Storytelling Template Why Storytelling Is Important



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Storytelling Template

Why Storytelling Is Important

As an active participant in a Community of Practice, you have resources to share. One of the most important resources is members’ knowledge and experiences.1 Storytelling allows members to communicate the important details surrounding their participation and allows relationships with others in the Community of Practice to grow. Storytelling also helps demonstrate the value of your community and express its knowledge in qualitative, not quantitative terms.


How Do I Create a Story?

In creating a story for your community—whether to share with other members individually or collectively—follow a specific process to ensure you stay on target. Consider the following steps and questions.





  1. What is the main idea? The main idea, critical to any compelling story, should be the focus of the story. For example, the main idea might be the successful adaptation of an outbreak management communication protocol.




  1. Gather the details. As the storyteller, you probably played a role in the story. Gather the details as you remember them. Then, speak to all of the “characters” involved in the story and ask them for the details as they remember them—the who, what, where, when, and how.



  1. Why was this important? Telling a story about the who, what, and where of something is usually not a compelling story. A more effective story is an engaging description of both what happened and the impact it had on one or more people. Take the details you gathered and decide what matters most. To use our example, was the quick timeframe of the adaptation the accomplishment? Was it the way people who had not worked together in the past started working together? Was ultimate outcome a reduction in the amount of time it takes to communicate a potential outbreak to the public?





  1. How do I gather this information and begin to structure the story? A template to help you can be found on the next page.


Where Do I Start?

Y


Stories can be used to convey:

  • Positive experiences

  • Organizational and/or partner achievements

  • Promising practices

  • Infrastructure development

  • Lessons learned



ou can gather basic information for a variety of success stories with one basic collection tool, and tailor it to create a set of success stories. These stories can attract the attention of specific audiences and reflect the progress of your initiative as it unfolds.

Your community may consider developing a set of materials, to be updated frequently, that includes each type of success story:



  • Elevator Story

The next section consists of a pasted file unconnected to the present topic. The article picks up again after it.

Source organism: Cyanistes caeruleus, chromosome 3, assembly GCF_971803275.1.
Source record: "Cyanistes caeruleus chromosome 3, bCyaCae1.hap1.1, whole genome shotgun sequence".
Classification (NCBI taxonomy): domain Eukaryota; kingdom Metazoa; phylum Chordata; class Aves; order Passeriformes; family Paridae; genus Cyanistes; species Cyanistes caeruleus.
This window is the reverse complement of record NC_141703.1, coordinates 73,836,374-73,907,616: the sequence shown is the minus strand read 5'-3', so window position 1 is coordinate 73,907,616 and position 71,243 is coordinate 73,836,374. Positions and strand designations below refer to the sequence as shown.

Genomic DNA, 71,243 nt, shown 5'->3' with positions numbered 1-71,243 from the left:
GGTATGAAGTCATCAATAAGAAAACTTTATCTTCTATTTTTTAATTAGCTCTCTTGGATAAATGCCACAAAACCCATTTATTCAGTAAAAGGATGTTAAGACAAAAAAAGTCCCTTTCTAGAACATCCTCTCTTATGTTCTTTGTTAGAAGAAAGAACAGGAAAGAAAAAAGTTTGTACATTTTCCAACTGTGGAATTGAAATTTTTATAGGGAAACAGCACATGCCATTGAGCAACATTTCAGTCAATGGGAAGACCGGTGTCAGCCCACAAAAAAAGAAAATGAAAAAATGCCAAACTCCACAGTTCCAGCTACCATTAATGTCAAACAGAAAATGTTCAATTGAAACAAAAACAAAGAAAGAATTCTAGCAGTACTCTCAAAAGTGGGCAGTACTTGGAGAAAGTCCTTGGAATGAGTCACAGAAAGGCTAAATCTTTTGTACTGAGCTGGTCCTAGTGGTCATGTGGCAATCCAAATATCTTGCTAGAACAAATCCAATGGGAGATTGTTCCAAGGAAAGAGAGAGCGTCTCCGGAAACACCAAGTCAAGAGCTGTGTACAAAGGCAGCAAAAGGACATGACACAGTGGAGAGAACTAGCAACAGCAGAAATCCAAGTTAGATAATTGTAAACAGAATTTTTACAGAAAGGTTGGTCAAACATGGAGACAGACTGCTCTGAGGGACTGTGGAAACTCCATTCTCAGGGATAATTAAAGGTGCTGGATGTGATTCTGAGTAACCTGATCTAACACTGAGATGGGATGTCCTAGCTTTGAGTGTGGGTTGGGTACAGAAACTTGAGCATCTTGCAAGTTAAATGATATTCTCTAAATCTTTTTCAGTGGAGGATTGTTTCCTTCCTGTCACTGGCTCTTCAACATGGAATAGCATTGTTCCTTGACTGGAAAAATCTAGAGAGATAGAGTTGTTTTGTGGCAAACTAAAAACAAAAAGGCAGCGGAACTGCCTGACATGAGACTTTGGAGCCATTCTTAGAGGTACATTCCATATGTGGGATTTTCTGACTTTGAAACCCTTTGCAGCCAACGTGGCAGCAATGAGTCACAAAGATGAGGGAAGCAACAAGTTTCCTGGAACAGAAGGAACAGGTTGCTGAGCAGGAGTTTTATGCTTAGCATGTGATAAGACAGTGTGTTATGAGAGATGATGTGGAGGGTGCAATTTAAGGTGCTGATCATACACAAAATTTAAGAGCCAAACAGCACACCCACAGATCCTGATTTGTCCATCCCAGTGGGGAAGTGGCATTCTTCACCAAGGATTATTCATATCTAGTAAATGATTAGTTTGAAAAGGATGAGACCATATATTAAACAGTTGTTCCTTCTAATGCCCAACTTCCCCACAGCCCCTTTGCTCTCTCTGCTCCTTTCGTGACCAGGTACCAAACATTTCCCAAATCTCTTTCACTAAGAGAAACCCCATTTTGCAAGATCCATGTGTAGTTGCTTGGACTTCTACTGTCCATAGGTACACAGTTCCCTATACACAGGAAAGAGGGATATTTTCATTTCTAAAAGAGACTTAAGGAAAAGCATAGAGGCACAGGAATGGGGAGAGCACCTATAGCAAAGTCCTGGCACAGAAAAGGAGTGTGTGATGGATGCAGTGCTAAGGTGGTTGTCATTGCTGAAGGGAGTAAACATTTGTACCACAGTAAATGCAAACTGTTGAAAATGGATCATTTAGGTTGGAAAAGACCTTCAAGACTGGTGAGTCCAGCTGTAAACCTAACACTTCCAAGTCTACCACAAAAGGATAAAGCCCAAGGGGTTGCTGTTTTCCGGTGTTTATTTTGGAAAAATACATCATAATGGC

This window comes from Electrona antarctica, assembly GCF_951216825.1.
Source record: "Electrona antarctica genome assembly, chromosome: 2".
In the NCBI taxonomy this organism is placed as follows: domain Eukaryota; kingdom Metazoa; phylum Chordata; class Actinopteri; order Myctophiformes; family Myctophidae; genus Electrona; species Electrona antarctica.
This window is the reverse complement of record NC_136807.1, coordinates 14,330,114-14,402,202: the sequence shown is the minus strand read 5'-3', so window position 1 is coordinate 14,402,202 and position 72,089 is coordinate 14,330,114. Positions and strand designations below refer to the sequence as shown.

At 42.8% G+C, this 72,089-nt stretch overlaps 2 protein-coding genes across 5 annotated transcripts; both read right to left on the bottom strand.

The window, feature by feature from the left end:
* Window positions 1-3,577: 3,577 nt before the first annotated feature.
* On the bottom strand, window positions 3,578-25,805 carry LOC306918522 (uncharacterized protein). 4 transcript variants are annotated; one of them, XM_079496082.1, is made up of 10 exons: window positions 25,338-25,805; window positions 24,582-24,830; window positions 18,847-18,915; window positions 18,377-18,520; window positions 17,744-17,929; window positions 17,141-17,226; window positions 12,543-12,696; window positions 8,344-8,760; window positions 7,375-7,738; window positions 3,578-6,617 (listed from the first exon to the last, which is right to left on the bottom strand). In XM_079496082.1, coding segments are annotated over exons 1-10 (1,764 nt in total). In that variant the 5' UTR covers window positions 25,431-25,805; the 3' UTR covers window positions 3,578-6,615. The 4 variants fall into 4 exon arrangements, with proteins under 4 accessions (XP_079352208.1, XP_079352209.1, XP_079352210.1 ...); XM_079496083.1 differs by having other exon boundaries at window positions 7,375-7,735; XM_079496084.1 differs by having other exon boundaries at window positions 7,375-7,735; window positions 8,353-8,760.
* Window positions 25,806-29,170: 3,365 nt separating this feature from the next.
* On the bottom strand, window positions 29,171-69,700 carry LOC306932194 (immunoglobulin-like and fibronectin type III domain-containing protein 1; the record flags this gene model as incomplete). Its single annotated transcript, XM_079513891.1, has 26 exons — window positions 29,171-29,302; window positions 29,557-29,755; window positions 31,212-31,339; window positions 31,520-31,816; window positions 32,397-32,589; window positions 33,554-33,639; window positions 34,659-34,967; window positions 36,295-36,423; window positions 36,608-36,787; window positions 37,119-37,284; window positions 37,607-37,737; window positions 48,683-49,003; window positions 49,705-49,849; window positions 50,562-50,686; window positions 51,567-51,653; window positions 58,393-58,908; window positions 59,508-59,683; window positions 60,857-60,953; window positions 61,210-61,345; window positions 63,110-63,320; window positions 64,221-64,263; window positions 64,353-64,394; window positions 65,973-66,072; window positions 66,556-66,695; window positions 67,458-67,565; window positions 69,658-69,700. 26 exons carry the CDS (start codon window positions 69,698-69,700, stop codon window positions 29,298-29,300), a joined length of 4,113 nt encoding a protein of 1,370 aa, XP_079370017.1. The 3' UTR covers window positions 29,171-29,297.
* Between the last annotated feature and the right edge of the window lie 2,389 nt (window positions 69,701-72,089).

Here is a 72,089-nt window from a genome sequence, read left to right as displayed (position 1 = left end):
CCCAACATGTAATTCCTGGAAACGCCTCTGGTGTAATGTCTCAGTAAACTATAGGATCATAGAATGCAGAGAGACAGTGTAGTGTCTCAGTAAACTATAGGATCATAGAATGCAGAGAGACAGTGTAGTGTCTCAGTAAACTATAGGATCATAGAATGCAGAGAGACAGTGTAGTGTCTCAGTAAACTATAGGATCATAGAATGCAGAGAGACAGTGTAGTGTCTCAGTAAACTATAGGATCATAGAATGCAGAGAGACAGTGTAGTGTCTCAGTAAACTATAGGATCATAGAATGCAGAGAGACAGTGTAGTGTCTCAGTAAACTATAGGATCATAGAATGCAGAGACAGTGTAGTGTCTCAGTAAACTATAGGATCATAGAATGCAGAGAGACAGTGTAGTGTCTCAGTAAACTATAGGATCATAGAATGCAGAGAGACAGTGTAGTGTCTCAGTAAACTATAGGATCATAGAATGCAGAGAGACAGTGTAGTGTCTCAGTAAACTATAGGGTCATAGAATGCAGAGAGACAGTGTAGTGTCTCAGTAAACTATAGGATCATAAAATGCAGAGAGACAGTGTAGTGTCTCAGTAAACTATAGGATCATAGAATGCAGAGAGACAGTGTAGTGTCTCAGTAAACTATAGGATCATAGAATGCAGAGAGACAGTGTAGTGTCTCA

• The Spotlight

  • One Pager

  • Annual Report

You can use these stories for:

  • Recruiting new participants

  • Building relationships

  • Passing historical community information to new members and other interested parties

  • Enlisting support or raising funds

Planning your Story

The key steps to ensure you have gathered the best information for telling your community’s story are:



  • Define your target audience (e.g., public health leaders or decision makers, health care providers).

  • Define your purpose (e.g., recruiting new members or partners, securing funding).

  • Develop a written plan for collecting information.
  • Assign staff responsible for collecting, organizing, and analyzing and writing the stories.


  • Use the data collection tool to pull together the information you will need to write the stories.


Telling the Story as it Unfolds

Your story will change and evolve throughout the life of the effort. Plan to update and revise the stories regularly to incorporate new developments and achievements and to track the evolution of the issue addressed by your Community of Practice.2



An Upstream Story celebrates early success of your community in influencing change, building new partnerships, and reaching new audiences.

A Midstream Story conveys the progress your Community of Practice is making. It includes promising stories and examples of early changes. It can include both data and anecdotal elements.

A Downstream Story describes how things have changed because of the work and relationships of the Community of Practice.

Develop Specific Types of Success Stories

The Elevator Story. Take advantage of an unexpected moment of opportunity to share a 10-second snapshot of your Community of Practice’s recent progress or achievements. Consider developing different Elevator Stories for audiences such as prospective members, decision makers, or funders. Your Elevator Story should be prepared and practiced out loud before you deliver it. Include these elements in your Elevator Story:
  • Highlight a specific event or achievement that has occurred no more than 2–3 months ago: significant change within the domain because of your CoP work or influence, process outcomes (number of people reached with your Community of Practice), or new partnerships formed.


  • Describe the reach of your effort.

  • Close with a promise that you will deliver more information (e.g., a One Pager) to your audience promptly.

Remember, an Elevator Story is brief; provide just enough information to interest your audience. Your follow up can include the technical and detailed information.

The Spotlight. Create a convenient piece, one to two paragraphs long, you can send in response to requests from publications, newsletters, web pages, and other media sources. A Spotlight Story sums up what a Community of Practice is, who can join your Community of Practice, and how the community benefits its members and others. Include these elements in your Spotlight Story: